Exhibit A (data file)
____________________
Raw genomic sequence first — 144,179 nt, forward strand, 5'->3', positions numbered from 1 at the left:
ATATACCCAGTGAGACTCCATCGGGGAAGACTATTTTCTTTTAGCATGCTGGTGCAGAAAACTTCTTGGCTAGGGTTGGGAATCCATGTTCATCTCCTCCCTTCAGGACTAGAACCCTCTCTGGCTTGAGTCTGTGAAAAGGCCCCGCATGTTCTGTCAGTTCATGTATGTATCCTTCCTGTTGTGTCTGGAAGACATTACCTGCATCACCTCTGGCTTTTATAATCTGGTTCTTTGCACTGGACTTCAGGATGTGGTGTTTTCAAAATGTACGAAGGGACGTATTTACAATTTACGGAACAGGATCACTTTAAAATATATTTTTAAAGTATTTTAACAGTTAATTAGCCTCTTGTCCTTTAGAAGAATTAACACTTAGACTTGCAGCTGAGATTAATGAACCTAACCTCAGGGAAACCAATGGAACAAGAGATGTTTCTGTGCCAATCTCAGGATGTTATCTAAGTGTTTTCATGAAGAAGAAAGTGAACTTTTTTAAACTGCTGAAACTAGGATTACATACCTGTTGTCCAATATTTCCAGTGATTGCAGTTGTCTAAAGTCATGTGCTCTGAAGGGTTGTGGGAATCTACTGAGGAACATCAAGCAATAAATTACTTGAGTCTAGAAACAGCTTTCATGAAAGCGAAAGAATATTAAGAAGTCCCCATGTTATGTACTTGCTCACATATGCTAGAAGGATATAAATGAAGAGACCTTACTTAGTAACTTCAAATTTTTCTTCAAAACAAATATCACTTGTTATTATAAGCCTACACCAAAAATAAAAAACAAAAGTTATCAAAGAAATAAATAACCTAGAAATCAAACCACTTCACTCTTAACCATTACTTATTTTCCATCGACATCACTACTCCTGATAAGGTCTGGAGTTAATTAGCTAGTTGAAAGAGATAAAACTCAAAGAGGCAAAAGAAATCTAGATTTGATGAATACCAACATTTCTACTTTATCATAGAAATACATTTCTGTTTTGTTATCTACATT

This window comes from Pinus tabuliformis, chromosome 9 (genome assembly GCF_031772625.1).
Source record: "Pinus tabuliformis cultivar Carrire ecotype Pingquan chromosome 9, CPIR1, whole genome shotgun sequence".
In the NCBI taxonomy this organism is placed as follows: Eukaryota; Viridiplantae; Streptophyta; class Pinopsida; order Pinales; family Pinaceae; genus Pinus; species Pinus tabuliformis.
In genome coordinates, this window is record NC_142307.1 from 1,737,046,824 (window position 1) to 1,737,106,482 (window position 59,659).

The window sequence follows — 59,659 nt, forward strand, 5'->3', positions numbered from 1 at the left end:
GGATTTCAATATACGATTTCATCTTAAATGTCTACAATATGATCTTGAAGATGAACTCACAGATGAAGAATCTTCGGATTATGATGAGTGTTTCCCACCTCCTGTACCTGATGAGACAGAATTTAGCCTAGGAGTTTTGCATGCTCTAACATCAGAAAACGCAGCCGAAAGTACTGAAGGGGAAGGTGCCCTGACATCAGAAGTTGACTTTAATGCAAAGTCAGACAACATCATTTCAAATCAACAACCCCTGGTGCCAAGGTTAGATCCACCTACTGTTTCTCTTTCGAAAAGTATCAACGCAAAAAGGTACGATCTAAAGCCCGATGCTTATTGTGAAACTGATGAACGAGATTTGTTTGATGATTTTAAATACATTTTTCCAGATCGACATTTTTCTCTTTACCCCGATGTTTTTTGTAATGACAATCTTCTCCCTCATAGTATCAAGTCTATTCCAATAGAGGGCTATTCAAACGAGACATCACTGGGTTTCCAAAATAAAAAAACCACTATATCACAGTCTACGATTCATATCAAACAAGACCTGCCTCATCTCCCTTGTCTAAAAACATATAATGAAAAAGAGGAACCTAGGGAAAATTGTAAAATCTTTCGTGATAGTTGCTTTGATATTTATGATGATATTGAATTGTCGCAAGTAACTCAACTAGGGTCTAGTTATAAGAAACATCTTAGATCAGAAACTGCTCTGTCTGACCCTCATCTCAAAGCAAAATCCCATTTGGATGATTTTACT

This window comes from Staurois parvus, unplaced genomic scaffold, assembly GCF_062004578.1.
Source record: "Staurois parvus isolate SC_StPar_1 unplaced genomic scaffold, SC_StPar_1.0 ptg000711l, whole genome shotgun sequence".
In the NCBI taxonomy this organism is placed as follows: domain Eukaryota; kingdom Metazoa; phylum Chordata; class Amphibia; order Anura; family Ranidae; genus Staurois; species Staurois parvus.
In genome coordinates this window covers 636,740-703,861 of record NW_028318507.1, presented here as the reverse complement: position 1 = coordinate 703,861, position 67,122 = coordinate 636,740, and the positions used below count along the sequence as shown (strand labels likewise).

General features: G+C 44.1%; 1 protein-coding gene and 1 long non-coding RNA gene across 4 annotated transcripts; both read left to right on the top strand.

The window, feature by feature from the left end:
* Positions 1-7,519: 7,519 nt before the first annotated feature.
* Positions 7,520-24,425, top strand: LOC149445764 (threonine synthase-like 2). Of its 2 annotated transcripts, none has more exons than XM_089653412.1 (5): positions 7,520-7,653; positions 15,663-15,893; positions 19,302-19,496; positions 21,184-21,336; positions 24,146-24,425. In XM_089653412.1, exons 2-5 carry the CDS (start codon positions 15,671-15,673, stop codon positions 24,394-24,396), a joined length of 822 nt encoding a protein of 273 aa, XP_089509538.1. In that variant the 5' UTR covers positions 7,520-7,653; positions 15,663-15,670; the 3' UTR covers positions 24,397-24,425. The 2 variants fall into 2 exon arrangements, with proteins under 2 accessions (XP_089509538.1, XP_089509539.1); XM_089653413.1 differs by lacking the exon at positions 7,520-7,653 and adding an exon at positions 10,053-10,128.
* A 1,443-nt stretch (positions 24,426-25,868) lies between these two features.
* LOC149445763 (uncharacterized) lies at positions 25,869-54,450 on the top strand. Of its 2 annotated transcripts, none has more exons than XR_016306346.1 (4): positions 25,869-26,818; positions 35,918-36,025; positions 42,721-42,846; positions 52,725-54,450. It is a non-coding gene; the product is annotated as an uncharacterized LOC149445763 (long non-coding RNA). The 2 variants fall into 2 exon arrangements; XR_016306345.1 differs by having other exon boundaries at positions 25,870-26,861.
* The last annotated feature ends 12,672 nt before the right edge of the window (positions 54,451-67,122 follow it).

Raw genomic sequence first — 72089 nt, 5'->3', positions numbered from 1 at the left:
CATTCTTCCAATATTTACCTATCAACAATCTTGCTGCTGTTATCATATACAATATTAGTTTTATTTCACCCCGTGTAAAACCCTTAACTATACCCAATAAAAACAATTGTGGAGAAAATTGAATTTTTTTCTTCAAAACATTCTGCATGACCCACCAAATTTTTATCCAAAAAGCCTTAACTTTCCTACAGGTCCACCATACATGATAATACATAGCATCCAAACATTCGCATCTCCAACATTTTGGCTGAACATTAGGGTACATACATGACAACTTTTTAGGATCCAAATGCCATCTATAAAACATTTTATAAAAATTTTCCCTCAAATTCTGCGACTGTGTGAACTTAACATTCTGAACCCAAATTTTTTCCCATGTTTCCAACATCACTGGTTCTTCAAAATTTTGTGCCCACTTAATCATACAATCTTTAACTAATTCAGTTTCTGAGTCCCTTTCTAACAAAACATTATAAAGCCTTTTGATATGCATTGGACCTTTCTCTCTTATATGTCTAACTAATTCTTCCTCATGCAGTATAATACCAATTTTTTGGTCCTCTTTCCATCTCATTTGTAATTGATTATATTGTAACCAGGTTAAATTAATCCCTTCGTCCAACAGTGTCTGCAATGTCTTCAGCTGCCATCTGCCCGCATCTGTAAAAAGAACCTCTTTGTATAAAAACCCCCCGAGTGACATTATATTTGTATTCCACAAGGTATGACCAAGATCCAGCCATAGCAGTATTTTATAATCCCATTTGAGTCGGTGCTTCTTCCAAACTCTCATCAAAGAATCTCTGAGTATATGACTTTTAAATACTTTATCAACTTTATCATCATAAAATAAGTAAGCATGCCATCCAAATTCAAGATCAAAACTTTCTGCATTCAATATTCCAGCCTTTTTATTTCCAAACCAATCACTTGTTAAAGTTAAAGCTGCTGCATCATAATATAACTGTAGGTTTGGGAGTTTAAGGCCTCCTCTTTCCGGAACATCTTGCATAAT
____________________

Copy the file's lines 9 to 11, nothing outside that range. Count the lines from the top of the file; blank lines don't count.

This window comes from Staurois parvus, unplaced genomic scaffold, assembly GCF_062004578.1.
Source record: "Staurois parvus isolate SC_StPar_1 unplaced genomic scaffold, SC_StPar_1.0 ptg000711l, whole genome shotgun sequence".
In the NCBI taxonomy this organism is placed as follows: domain Eukaryota; kingdom Metazoa; phylum Chordata; class Amphibia; order Anura; family Ranidae; genus Staurois; species Staurois parvus.